My mama says the wisest things, if I can quiet my tongue for a moment to listen.
“It’s rare, for someone to love so fully. I think people protect themselves. Most are afraid to love like that, with their whole heart. It’s a risk. But a few are willing to risk it for the payoff. ”
Oh, mama Julie. You’re so right.
God and I have had endless conversations on this topic. They usually went something like this: “Listen, God. This heart you gave me. Why? It’s too big. Did you not notice I’m a small person, God? Could I feel a little less, please? Honestly, God, this heart you gave me just feels like a curse most days.” Some days these conversations were accompanied by hot tears of disappointment, the quiet ache of loneliness, or frustrated rants of me raising my voice at God.
The big heart didn’t bother me, once upon a time, before life lost its brand new, shiny luster, untarnished by the heartbreaks and disappointments and betrayals that adulthood inevitably brings. I loved the big heart God gave me, before life suddenly imploded without warning. Before what I thought was love turned into a living nightmare where my screams for help were silent and each day, I became smaller, more quiet, more docile, more fearful. Before I walked away from a dark and dangerous marriage and somehow lost my entire social circle in three months. Before my best friend at the time told me to be careful because I was changing too fast, and one day I would look in the mirror and not recognize myself.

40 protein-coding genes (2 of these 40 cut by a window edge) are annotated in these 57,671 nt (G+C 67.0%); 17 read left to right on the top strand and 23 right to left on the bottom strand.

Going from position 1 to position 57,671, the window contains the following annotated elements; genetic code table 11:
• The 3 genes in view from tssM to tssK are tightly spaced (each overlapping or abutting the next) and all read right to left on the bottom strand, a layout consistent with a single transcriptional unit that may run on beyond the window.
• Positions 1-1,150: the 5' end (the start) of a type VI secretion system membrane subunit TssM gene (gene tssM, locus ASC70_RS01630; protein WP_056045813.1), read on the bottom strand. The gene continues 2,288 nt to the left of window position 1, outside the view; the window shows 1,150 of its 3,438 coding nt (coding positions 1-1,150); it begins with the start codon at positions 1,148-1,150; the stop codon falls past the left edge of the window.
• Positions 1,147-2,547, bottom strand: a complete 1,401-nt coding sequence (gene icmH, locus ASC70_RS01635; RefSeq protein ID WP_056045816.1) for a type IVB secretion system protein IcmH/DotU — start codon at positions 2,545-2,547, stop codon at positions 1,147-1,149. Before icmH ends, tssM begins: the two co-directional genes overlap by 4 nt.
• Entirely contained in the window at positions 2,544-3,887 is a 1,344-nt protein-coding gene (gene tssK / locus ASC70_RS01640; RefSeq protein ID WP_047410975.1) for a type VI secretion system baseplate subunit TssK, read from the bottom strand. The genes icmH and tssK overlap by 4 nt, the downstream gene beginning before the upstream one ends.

Those years, the dark years, they were a lot for the big heart to endure. And so, the big heart stopped feeling sometime in the midst of the dark years, because numbness is a survival mechanism. Hearts are good at feeling, but they can also be excellent at playing pretend. I’ve never been one to do anything halfway, so I became the queen of pretend. I worked nonstop, partied and drank when I didn’t work, and kept everyone, especially men, at an arm’s length. I avoided anything that made me feel: church, music, and anything vaguely akin to love.
Honestly, I’m not sure exactly when I started feeling again. It was a slow thawing, a careful removing of layer after layer of bricks I had built around my soul. Music helped. Church helped, although it seemed every time I went, I cried. Slowly, tiny movement by tiny movement, healing happened. It turned out the big heart was still in there. And the big heart still loved just as big as before the dark years. Maybe bigger, actually. Enter the conversations with God aforementioned.
It’s taken me all this time- twenty-eight and a half years, to be precise, but God and I have finally reached a peace on the big heart thing. As it turns out, the big heart is not a problem. It’s not a curse. It turns out, the big heart is actually a gift. And the dark years? Those years are a gift, too. Because my God, He doesn’t allow pain without purpose. His heart hurt big when He watched mine get crushed. His heart overflowed with joy when He watched each tiny step of healing. In fact, He was probably crying with me in the church pew. And now, He quietly speaks to me that every single piece of my once-shattered heart has been remade, and every chapter of my story can whisper love and hope to hurting hearts. (Although, I’m not always the best at whispering. So show me a little grace if I’m talking about love and hope too loud, or yelling at you about it. I’m not a halfway kind of girl, remember?)
So, the big heart. Mama Julie is right. It’s rare to love fully, but a few are willing to risk it.
Me, I’m willing again. Finally. A little older and a lot wiser from the shattering and remaking, and filled with love to flow out. To use the gift God gave me in His infinite wisdom to light the way for a few weary souls. To remind them that we’re all in this together, and that really, in the end, love wins.
Thanks for hanging with me through the mess, God. Now help me to use this heart to give out Your love- genuine and unconditional. Thank You for the big heart.